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Transcription (biology)

Process of copying a segment of DNA into RNA / From Wikipedia, the free encyclopedia

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Transcription is the process of copying a segment of DNA into RNA. The segments of DNA transcribed into RNA molecules that can encode proteins produce messenger RNA (mRNA). Other segments of DNA are transcribed into RNA molecules called non-coding RNAs (ncRNAs).

Both DNA and RNA are nucleic acids, which use base pairs of nucleotides as a complementary language. During transcription, a DNA sequence is read by an RNA polymerase, which produces a complementary, antiparallel RNA strand called a primary transcript.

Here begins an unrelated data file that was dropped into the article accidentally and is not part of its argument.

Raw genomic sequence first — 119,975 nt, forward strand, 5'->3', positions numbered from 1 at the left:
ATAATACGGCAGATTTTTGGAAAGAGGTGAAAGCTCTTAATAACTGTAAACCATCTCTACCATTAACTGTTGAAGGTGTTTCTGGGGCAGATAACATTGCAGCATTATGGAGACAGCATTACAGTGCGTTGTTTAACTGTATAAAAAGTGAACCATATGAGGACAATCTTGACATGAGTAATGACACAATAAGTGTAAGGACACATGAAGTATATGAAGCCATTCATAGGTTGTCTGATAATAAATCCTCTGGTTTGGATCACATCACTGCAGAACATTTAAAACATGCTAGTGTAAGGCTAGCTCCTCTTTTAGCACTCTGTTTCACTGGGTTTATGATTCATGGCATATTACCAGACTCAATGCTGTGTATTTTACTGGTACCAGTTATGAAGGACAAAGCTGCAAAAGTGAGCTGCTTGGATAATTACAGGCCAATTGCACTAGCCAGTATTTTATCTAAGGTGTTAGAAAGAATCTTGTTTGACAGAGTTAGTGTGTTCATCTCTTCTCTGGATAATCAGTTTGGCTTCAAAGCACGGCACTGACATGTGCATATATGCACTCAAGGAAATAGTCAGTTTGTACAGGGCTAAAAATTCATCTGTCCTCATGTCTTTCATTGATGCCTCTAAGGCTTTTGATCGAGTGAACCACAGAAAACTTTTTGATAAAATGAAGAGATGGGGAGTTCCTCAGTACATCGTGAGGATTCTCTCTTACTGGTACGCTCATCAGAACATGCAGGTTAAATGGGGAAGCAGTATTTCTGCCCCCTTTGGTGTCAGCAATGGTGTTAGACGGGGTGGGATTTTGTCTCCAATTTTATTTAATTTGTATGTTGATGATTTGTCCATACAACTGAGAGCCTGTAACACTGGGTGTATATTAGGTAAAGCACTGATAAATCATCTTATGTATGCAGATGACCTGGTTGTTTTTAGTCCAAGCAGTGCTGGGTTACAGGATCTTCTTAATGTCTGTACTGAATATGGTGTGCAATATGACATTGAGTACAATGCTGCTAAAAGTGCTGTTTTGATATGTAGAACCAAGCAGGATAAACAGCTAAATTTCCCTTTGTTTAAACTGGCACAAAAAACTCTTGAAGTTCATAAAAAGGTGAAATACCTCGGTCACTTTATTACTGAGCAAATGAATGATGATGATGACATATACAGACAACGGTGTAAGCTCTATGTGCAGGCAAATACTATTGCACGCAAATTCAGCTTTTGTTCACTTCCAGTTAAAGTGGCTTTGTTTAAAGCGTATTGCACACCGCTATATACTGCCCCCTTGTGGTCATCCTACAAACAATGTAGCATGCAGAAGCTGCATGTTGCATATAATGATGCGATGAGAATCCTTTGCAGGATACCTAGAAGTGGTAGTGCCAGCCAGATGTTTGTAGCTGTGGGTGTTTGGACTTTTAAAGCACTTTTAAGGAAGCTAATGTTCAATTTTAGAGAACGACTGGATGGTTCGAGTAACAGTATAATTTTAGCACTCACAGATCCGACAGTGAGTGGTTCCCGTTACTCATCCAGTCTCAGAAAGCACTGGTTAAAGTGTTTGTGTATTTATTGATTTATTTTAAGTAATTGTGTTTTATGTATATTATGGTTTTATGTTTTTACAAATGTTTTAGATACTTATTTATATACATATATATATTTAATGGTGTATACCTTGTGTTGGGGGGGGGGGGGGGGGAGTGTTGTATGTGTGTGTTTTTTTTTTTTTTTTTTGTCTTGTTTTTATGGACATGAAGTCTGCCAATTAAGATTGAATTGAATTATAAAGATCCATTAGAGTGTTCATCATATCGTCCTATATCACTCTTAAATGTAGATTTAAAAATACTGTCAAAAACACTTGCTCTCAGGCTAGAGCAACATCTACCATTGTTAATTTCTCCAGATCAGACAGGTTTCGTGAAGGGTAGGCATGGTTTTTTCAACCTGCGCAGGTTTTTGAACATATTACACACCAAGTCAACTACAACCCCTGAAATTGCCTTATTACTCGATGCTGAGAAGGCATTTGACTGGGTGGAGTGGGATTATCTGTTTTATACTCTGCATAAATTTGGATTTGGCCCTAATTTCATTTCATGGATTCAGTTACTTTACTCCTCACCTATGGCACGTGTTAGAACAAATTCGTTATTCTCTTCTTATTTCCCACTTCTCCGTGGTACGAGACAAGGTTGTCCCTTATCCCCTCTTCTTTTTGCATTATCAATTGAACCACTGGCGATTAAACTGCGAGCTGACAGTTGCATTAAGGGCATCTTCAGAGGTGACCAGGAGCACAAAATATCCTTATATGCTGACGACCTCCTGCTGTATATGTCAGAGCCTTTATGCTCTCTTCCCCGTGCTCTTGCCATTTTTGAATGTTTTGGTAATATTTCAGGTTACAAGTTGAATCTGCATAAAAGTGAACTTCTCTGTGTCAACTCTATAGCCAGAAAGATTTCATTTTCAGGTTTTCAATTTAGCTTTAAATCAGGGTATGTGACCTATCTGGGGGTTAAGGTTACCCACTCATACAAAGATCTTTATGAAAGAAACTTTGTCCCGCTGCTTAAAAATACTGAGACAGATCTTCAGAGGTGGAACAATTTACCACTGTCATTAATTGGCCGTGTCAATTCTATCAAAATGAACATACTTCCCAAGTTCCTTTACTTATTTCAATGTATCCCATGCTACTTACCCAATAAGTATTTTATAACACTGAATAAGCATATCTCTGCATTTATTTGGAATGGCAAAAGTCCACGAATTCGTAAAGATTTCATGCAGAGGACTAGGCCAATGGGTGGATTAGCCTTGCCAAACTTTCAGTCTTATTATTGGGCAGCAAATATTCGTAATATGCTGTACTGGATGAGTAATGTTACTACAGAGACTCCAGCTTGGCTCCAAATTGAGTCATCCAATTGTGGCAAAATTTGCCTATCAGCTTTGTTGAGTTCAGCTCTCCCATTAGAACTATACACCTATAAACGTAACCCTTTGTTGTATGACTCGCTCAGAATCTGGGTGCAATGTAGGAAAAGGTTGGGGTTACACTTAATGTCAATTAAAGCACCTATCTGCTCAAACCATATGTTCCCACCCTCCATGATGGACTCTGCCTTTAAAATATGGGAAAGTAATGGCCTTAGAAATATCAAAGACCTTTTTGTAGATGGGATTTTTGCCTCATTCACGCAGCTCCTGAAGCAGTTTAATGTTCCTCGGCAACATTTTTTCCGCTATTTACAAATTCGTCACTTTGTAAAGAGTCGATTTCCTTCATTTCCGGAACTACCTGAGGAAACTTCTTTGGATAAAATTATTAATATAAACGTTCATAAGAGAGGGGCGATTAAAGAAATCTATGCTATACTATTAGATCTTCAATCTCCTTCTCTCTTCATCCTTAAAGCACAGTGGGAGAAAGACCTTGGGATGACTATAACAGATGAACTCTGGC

In virology, the term transcription may also be used when referring to mRNA synthesis from an RNA molecule (i.e., equivalent to RNA replication). For instance, the genome of a negative-sense single-stranded RNA (ssRNA -) virus may be a template for a positive-sense single-stranded RNA (ssRNA +).[clarification needed] This is because the positive-sense strand contains the sequence information needed to translate the viral proteins needed for viral replication. This process is catalyzed by a viral RNA replicase.[1][clarification needed]

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